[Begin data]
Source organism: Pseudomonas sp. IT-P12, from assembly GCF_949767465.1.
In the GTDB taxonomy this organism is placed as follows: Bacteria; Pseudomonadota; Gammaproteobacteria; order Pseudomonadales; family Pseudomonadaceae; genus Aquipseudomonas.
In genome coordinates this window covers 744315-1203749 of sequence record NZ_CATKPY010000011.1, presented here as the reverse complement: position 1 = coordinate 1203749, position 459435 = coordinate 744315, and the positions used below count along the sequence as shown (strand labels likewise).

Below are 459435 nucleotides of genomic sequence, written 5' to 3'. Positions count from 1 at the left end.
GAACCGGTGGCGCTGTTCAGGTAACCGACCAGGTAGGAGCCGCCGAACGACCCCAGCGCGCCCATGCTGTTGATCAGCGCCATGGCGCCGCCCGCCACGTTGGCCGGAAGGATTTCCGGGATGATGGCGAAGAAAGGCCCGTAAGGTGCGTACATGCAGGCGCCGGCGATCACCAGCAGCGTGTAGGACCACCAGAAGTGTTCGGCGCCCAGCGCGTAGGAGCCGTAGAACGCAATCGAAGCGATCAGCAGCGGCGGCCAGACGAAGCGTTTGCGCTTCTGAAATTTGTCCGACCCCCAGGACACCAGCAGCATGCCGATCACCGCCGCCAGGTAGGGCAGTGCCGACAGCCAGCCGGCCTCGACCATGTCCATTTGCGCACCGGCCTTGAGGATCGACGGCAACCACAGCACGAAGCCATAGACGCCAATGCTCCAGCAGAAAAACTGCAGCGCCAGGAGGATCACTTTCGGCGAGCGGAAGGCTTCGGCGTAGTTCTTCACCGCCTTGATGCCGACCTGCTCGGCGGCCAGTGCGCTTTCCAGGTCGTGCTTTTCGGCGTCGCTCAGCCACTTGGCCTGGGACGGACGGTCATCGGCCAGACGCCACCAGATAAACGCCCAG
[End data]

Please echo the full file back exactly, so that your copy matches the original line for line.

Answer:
Source organism: Pseudomonas sp. IT-P12, from assembly GCF_949767465.1.
In the GTDB taxonomy this organism is placed as follows: Bacteria; Pseudomonadota; Gammaproteobacteria; order Pseudomonadales; family Pseudomonadaceae; genus Aquipseudomonas.
In genome coordinates this window covers 744315-1203749 of sequence record NZ_CATKPY010000011.1, presented here as the reverse complement: position 1 = coordinate 1203749, position 459435 = coordinate 744315, and the positions used below count along the sequence as shown (strand labels likewise).

Below are 459435 nucleotides of genomic sequence, written 5' to 3'. Positions count from 1 at the left end.
GAACCGGTGGCGCTGTTCAGGTAACCGACCAGGTAGGAGCCGCCGAACGACCCCAGCGCGCCCATGCTGTTGATCAGCGCCATGGCGCCGCCCGCCACGTTGGCCGGAAGGATTTCCGGGATGATGGCGAAGAAAGGCCCGTAAGGTGCGTACATGCAGGCGCCGGCGATCACCAGCAGCGTGTAGGACCACCAGAAGTGTTCGGCGCCCAGCGCGTAGGAGCCGTAGAACGCAATCGAAGCGATCAGCAGCGGCGGCCAGACGAAGCGTTTGCGCTTCTGAAATTTGTCCGACCCCCAGGACACCAGCAGCATGCCGATCACCGCCGCCAGGTAGGGCAGTGCCGACAGCCAGCCGGCCTCGACCATGTCCATTTGCGCACCGGCCTTGAGGATCGACGGCAACCACAGCACGAAGCCATAGACGCCAATGCTCCAGCAGAAAAACTGCAGCGCCAGGAGGATCACTTTCGGCGAGCGGAAGGCTTCGGCGTAGTTCTTCACCGCCTTGATGCCGACCTGCTCGGCGGCCAGTGCGCTTTCCAGGTCGTGCTTTTCGGCGTCGCTCAGCCACTTGGCCTGGGACGGACGGTCATCGGCCAGACGCCACCAGATAAACGCCCAG